Territorial Coral Reef Monitoring Program (TCRMP)

Our Mission: To provide critical information on the status and threats to all Virgin Islands coral reef ecosystems in order to increase management effectiveness while improving basic and applied coral reef research


    The TCRMP is a central component of coral reef
management and research in the US Virgin Islands. The TCRMP has contributed critical information on Land-Based Sources of Pollution, Coral Bleaching, and Fisheries Status since its inception in 2001 (see research highlights). The program consists of annual to semi-annual assessments of coral health, benthic community structure, fish community structure, and physical dynamics at 33 sites down to 65m (220ft) depth.
    The TCRMP is funded by and coordinated with the NOAA Coral Reef Conservation Program, NOAA Protected Species, and the USVI Department of Planning and Natural Resources and collaborates with the VI NSF-Experimental Program to Stimulate Competitive Reserach, and NOAA National Marine Fisheries.


  • Monitor the status and trajectories of coral reefs across a majority of habitats and threats, including land-based sources of pollution & thermal stress
  • Link changes in coral reef health with specific stressors, indicating specific management interventions most effective for preserving reefs
  • Integrate assessments of understudied mesophotic coral reef ecosystems and threatened species in the USVI
  • Provide data, outputs, and advice to stakeholders and create a nexus of information for reef research

Map of 33 TCRMP Monitoring Sites:

Research Methods:

Benthic Cover

    At each site, benthic cover and coral health surveys are conducted yearly along six 10 m long permanent transects marked with steel or brass rods.  Video sampling consists of one diver traversing each transect videotaping the benthic cover using a high definition digital video recorder.  After taping, images from each transect are captured and imported into Coral Point Count with Excel Extension software (Kohler and Gil 2006). Each image is then analyzed by superimposing ten randomly located dots and identifying the substrate type located under each of the dots. For each transect, the percent cover of coral, epilithic algae, macroalgae, sponges, gorgonians, and sand/sediment are calculated by dividing the number of random dots falling on that substrate type by the total number of dots for that transect.

Coral Health

    All coral colonies located directly under the transect lines are assessed in situ for signs of mortality and disease following a modified Atlantic and Gulf Rapid Reef Assessment protocol (Kramer et al. 2005). Partial mortality of coral colonies is broken into two categories: recent partial mortality and old partial mortality. Diseases are conservatively categorized into recognized Caribbean scleractinian diseases and syndromes that include bleaching, black band disease, dark spots disease, white plague, and yellow band (blotch) disease (following Bruckner 2007). Bleaching is assessed as abnormal paling of the colony, and, when present, the severity of the bleaching (paling or total whitening) and the area of the colony affected are assessed.  A major bleaching event occurred between September and December 2005, affecting all monitored sites, and a mild bleaching event occurred September and October 2010.  For each transect, the prevalence of coral impairment categories is calculated as the number of colonies with partial mortality, disease, or bleaching divided by the number of colonies assessed.  For more details about coral health in the USVI click here.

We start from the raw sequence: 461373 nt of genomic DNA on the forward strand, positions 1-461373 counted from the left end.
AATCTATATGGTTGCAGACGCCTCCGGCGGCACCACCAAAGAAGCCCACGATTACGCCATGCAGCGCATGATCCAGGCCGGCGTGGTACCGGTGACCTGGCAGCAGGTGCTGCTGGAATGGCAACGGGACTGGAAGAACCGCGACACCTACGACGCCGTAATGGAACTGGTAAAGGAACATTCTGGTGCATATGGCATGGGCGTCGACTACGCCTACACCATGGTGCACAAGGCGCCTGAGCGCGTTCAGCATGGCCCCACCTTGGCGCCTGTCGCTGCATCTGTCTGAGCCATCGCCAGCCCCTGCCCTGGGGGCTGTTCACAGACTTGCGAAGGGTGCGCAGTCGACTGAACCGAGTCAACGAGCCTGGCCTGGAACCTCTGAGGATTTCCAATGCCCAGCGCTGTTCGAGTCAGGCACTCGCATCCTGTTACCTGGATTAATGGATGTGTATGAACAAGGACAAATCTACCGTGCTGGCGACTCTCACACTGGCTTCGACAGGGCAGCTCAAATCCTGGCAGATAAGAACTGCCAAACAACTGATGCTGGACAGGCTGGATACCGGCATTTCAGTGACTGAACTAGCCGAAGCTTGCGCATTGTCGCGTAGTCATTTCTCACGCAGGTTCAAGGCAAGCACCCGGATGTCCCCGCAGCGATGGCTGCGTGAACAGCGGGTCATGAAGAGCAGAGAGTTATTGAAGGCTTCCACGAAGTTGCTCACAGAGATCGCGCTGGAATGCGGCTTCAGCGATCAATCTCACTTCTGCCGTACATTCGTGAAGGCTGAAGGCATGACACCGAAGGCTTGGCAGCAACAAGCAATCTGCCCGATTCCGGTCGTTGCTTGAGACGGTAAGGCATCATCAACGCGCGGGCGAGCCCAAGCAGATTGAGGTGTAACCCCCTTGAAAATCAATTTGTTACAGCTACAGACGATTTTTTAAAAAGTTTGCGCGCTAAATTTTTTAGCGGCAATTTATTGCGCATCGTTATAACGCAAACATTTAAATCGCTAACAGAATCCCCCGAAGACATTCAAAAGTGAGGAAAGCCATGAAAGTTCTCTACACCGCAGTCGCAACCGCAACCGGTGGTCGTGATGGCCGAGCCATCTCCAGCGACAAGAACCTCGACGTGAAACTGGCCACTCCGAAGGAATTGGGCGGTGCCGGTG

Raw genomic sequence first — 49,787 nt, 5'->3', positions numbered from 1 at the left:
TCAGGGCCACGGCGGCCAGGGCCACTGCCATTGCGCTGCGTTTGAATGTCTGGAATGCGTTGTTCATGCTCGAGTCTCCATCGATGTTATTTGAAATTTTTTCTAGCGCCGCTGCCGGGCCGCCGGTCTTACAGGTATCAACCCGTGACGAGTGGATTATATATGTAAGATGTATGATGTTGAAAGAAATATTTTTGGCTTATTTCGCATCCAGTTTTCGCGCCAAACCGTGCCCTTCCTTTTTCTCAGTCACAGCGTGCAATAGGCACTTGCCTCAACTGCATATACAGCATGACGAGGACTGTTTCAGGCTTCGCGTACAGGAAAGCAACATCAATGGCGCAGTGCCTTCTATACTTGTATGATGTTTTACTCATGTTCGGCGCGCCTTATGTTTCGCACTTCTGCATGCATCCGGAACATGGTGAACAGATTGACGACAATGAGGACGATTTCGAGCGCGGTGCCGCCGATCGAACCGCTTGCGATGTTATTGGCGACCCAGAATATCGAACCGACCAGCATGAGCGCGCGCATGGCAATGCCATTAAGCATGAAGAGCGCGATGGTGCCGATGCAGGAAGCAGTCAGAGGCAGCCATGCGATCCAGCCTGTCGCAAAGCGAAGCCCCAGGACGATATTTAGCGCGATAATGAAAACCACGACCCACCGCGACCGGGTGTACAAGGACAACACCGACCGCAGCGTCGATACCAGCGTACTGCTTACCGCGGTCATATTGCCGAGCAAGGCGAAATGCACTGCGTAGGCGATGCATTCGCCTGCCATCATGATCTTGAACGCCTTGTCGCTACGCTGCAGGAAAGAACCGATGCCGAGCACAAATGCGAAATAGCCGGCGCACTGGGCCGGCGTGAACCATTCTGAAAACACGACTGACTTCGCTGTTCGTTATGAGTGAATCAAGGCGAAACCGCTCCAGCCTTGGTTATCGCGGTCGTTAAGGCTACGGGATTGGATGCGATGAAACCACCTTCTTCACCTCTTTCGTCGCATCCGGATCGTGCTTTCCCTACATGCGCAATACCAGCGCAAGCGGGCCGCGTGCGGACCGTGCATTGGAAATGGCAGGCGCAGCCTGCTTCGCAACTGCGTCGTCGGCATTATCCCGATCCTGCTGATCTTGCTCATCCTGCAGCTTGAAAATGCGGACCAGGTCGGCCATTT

Fish Census

    Fish surveys have been historically conducted at 14 sites around St. Croix and 10 sites around St. Thomas and, starting in 2012, are conducted at 32 of the 33 monitoring sites. Ten replicate belt transects and three replicate roving dive surveys are conducted at each site. Belt transects are 25m x 2m and are conducted in 15 min per replicate. Roving replicates are either 30 min (sites < 25 m depth) or 15 min (sites >25 m depth). All fish encountered are recorded except blennies and gobies. Divers also assess the abundance of Diadema antillarum sea urchins along the 25x2m belt transects.  The mean number of sea urchins per 100 m2 is calculated for each site. For more details about fish and Diadema antillarum communities in the USVI click here.

Physical Characteristics

    Benthic temperatures are recorded at each site with a HoboTemp™ thermistor data logger (Onset Computer Corporation, Bourne, Massachusetts).  Thermistors are affixed within transects and set to record at intervals of 15 minutes.  Records are presented as daily averages across months.

    Water currents are recorded at a subset of sites and times with Nortek Aquadopp™ Acoustic Doppler Current Profilers (ADCPs).  Profilers are set in bases on the seafloor and set to record current speed and direction within predefined depth bins above the substrate.

    Continuous fluorometric measurements of chlorophyll and turbidity were conducted at some sites for short periods (Black Point, Grammanik, Magens Bay).  Wetlabs ECOFLNT fluorometers with antifouling bio-wipers were deployed and set to record for one minute at hourly intervals.  Water column chlorophyll measurements detect phytoplankton abundance.   Fluorometric measurements of chlorophyll are proxies for true chlorophyll concentrations.  Direct chlorophyll measurements to calibrate fluorometric measurements have not been conducted at the monitoring sites.